March 28, 2011

NBA Lockout on the Horizon?

Filed under: National Basketball Association — Giorgio Varlaro @ 9:48 pm

Supplied via Google Images

With some exciting hoops action over this past weekend in the NCAA, thanks to wins by Virginia Commonwealth and Butler, the game of basketball seems to be at an all-time high publicity wise. Once a champion is found out next week however, more college players will play the waiting game as to whether there will be a 2011-2012 NBA season. The current National Basketball Association’s (NBA) Collective Bargaining Agreement is set to end on June 30th and players and owners have been unable to come to terms on a new salary cap or player contract revisions.

The owners have proposed a hard salary cap to replace the current system that allowed for certain exceptions. They also seek lesser contract lengths, values, non-guaranteed deals and the loss of freedom for free agents. The players have countered this offer, but both sides have yet to come close to a new deal. Trying to help both sides is Executive Director Billy Hunter. Hunter has had frequent talks with NBA Commissioner David Stern and Union President Derek Fisher, but with the season ending and the playoffs starting in the next week or so, discussions have been at a standstill.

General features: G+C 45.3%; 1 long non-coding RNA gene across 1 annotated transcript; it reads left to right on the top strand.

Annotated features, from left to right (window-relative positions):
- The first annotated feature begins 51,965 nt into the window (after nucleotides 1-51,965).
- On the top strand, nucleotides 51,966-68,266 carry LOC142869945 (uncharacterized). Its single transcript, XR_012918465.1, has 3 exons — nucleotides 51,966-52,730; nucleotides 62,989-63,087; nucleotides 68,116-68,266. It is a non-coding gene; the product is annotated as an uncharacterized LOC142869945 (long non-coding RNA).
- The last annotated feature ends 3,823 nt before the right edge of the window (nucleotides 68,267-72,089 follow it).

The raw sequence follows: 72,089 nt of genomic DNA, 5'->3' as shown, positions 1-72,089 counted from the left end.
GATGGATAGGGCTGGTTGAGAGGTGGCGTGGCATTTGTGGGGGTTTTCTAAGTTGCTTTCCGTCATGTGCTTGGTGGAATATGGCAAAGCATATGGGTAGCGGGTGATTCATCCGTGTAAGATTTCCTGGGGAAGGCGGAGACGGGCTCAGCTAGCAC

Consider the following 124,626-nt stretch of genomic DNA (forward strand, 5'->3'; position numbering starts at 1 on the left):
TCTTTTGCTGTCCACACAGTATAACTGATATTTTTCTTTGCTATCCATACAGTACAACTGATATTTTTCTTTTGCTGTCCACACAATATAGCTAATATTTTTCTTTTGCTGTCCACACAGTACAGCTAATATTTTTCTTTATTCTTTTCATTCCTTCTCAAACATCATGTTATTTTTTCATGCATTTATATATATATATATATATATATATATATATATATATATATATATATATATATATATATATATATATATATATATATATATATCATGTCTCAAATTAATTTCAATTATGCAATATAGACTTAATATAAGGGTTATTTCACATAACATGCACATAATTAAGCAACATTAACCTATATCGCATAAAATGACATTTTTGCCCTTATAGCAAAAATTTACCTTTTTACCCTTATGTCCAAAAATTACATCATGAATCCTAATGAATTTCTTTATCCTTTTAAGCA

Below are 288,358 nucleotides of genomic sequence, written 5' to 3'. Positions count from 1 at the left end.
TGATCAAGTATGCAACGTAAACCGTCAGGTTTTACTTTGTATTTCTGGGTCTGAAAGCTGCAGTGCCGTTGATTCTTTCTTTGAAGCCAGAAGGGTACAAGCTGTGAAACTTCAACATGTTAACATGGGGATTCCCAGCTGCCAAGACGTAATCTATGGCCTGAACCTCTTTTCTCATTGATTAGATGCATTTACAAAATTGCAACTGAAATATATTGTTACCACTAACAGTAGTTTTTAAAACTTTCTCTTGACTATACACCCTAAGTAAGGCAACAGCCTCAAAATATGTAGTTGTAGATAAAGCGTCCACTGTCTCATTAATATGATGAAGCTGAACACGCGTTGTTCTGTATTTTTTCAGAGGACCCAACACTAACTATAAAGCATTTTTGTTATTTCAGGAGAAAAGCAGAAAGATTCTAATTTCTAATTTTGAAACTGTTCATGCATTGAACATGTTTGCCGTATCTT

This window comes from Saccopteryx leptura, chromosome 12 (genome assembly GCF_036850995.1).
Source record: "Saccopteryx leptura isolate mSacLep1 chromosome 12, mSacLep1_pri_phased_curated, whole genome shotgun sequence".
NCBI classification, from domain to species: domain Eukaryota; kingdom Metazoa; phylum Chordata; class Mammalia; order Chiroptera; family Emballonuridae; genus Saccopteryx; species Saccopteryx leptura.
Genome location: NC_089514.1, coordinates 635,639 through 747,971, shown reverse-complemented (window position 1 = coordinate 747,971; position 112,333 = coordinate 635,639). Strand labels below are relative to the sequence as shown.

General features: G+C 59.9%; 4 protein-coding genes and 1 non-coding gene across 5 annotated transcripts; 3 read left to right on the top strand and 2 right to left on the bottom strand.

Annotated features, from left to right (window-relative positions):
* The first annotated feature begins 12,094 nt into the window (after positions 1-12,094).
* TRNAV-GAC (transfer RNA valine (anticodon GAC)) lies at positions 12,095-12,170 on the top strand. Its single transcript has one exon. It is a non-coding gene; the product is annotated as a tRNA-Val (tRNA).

The NBA  is enjoying its most talked about season possibly ever with the “Big Three” in Miami, Derrick Rose’s play in Chicago, and the trade for Carmelo Anthony to New York. Even with this success, the league is this projecting around $350 million in losses. Due to this, and the current downturn of the economy, the owners of NBA teams have proposed their current offer to the players and have been quoted by reporters to want to get a deal done.

Which league in your opinion has a better chance of having a regular season next year, the National Football League or the National Basketball Association? Is it smart for the owners to try and restrict player’s contracts and thus security with career-threatening injuries possible every night? Would a lockout hurt the NBA, like it did in1999 when only 50 games were played in the regular season?

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